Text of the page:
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The Biographer of the late Dr. E. L. M'Call is doubtless in possession of many interesting facts and anecdotes, respecting other members of the medical choir. To these materials, whether massy, or the mere scantlings of information he can give a pleasing and durable shape, and we hope that he will become a willing workman.
We very cordially applaud both the plan and the execution of the MONITOR. The design is obviously useful, and we sincerely hope that many of the valuable hints and judicious observations of a man of business and experience will be attentively regarded by that public for whose benefit they are patriotically intended. Even to men much older and more prudent than Telemachus, a Mentor and a Monitor are admirable guides.
The INQUIRER, No. I, which was published in our Miscellany for June, we hope will be resumed and regularly continued. On a thousand questions, pertinent to literature and life, clouds and darkness often dwell, and whatever contributes to disperse them is entitled to the attention of the scholar, and the man of the world. We hope that our author's doubts, candidly stated, and queries, distinctly proposed, will always obtain a satisfactory solution and a direct answer.
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AMONG the brave men, who perished in the glorious struggle for the independence of America, captain Nicholas Biddle holds a distinguished rank. His services, and the high expectations raised by his military genius and gallantry have left a strong impression of his merit, and a profound regret that his early fate should have disappointed so soon the hopes of his country.
Nicholas Biddle was born in the city of Philadelphia on the 10th day of September, 1750. His father, Mr. William Biddle, was a native of New Jersey, son of William Biddle one of the first settlers and proprietors of that state, from whom he inherited a very large fortune, which his losses in trade, and the engagements of suretyship for a friend had greatly reduced. His mother was the daughter of Nicholas Scull, Esquire, who was, for many years, surveyor general of Pennsylvania, and of these worthy and respectable parents he was the sixth
The subject of this memoir very early in life manifested his partiality for the sea, and before the age of fourteen he had made a voyage to Quebec. In the following year, 1765, he sailed from Philadelphia to Jamaica, and the Bay of Honduras. The vessel left the Bay in the latter end of December, 1765, bound to Antigua, and on the second day of January, in a heavy gale of wind, she was cast away on a shoal, called the Northern Triangles. After remaining two nights and a day upon the wreck, the crew took to their yawl, the long-boat having been lost,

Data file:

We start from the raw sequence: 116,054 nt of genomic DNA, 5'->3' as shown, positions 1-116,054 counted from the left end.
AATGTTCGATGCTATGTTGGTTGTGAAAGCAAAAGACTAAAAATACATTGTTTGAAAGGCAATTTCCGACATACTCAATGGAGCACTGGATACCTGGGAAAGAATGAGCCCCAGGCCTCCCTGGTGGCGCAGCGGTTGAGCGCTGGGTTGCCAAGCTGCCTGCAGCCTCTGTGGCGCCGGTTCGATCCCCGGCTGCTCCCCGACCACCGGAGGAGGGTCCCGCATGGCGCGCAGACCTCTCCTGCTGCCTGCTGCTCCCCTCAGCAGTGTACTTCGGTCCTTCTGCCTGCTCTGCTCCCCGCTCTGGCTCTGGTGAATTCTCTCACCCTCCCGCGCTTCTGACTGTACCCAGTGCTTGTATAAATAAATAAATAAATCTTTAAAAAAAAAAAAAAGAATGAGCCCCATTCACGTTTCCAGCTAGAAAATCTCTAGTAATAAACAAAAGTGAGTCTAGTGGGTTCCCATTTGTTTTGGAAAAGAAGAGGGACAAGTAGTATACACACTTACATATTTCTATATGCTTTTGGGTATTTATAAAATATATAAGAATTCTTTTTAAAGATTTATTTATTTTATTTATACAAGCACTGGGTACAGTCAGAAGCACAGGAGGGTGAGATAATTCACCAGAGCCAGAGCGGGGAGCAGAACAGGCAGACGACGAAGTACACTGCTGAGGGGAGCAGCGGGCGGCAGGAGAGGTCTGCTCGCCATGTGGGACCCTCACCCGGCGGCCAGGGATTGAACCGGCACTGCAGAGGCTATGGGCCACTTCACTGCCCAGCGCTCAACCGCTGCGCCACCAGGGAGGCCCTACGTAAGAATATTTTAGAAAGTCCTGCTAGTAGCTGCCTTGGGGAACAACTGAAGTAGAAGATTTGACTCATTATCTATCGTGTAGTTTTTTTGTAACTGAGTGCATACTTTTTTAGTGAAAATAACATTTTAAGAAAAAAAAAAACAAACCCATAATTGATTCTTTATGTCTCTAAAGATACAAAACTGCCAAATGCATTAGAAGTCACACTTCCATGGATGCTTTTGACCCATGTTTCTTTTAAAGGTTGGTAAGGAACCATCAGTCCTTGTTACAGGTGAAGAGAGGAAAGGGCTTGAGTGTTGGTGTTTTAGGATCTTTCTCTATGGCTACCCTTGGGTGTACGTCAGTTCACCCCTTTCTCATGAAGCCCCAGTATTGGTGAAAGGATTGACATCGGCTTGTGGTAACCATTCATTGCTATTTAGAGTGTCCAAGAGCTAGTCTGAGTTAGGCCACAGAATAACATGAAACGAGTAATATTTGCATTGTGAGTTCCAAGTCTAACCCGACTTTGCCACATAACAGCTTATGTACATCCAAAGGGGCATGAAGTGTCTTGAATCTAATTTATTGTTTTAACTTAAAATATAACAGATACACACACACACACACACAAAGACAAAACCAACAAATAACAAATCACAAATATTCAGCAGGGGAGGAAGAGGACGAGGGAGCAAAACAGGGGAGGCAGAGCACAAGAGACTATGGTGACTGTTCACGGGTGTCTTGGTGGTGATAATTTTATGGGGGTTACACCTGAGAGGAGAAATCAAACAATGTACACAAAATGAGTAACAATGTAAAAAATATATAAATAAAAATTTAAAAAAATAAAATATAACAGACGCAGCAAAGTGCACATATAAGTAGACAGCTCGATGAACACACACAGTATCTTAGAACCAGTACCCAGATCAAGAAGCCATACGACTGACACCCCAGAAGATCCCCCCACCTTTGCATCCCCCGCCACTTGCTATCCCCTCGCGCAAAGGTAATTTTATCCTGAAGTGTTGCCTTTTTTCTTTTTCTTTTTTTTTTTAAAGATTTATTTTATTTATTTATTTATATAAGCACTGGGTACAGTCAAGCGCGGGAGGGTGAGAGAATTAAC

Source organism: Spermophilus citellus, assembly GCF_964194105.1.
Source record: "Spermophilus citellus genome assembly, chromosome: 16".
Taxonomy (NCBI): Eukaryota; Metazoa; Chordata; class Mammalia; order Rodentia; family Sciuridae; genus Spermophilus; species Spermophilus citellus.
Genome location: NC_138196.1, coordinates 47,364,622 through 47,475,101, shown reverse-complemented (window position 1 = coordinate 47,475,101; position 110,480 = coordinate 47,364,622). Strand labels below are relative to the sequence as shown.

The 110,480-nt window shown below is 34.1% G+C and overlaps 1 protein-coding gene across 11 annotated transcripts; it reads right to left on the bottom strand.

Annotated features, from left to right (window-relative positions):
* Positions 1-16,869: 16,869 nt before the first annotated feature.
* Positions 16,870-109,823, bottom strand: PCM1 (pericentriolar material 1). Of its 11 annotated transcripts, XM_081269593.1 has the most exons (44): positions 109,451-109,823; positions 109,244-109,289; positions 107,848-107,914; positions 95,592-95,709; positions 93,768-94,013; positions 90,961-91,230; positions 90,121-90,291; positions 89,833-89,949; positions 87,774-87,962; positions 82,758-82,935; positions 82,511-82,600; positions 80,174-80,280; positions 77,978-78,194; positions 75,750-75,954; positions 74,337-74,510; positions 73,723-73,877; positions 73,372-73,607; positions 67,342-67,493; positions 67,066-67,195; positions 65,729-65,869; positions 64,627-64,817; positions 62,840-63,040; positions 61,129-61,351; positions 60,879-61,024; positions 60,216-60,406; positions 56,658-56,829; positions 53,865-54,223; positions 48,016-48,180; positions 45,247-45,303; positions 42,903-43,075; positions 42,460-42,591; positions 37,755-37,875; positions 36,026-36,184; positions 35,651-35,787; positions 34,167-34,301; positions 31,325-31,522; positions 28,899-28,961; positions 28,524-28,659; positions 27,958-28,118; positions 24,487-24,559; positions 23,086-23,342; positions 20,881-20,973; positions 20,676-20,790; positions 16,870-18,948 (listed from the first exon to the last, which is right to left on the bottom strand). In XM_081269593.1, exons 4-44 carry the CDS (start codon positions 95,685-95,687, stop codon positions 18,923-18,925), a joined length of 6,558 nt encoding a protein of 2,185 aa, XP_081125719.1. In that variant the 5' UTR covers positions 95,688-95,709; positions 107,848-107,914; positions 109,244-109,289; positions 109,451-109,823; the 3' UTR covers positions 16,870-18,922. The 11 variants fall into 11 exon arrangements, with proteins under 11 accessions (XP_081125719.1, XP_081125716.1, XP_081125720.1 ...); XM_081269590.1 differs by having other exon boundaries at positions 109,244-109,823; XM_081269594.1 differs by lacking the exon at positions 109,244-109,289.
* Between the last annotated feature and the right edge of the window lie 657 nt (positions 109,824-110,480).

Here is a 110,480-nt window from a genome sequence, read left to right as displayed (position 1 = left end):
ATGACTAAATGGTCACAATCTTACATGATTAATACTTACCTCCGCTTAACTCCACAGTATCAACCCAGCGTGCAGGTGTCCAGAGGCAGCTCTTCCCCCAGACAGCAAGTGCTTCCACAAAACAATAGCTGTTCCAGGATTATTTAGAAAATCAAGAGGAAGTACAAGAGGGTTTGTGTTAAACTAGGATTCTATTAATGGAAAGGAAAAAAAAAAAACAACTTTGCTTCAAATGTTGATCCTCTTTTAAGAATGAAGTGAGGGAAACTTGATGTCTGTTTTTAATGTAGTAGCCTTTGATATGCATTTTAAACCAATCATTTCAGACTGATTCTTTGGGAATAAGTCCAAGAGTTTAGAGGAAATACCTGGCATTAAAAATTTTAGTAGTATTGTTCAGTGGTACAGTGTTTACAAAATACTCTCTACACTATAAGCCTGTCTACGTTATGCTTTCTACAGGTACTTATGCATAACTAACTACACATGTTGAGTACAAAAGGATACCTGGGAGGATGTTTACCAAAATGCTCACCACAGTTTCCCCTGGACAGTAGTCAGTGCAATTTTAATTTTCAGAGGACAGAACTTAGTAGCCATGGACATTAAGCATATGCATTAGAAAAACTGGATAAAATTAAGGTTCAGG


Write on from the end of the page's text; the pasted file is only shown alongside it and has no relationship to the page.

and with great difficulty and hazard landed on one of the small uninhabited islands, about three leagues distant from the reef, upon which they struck. Here they staid a few days. Some provisions were procured from the wreck, and their boat was refitted. As it was too small to carry them all off, they drew lots to determine who should remain, and young Biddle was among the number. He, and his three companions, suffered extreme hardships, for want of provisions and good water, and although various efforts were made for their relief, it was nearly two months before they succeeded.
Such a scene of dangers and sufferings, in the commencement of his career, would have discouraged a youth of ordinary enterprise and perseverance. On him it produced no such effect. The coolness and promptitude with which he acted, in the midst of perils that alarmed the oldest seamen, gave a sure presage of the force of his character, and after he had returned home, he made several European voyages, in which he acquired a thorough knowledge of seamanship.
In the year 1770, when a war between Great Britain and Spain was expected, in consequence of the dispute relative to Falkland's Island, he went to London, in order to enter into the British navy. He took with him letters of recommendation from Thomas Willing, Esquire, to his brother-in-law captain Sterling, on board of whose ship he served for some time as a midshipman. The dispute with Spain being accommodated, he intended to leave the navy, but was persuaded by captain Sterling to remain in the service, promising that he would use all his interest to get him promoted. His ardent mind, however, could not rest satisfied with the inactivity of his situation, which he was impatient to change for one more suited to his disposition.
In the year 1773 a voyage of discovery was undertaken, at the request of the Royal Society, in order to ascertain how far navigation was practicable towards the North Pole, to advance the discovery of a north west passage into the south seas, and to make such astronomical observations as might prove serviceable to navigation.
Two vessels, the Race Horse and Carcase, were fitted out for the expedition, the command of which was given to the honourable captain Phipps, afterwards lord Mulgrave. The peculiar dangers to which such an undertaking was exposed, induced the government to take extraordinary precautions in fitting out, and preparing the vessels, and selecting the crews, and a positive order was issued that no boys
should be received on board.
To the bold and enterprising spirit of young Biddle such an expedition had great attractions. Extremely anxious to join it, he endeavoured to procure captain Sterling's permission for that purpose, but he was unwilling to part with him, and would not consent to let him go. The temptation was, however, irresistible. He resolved to go, and lay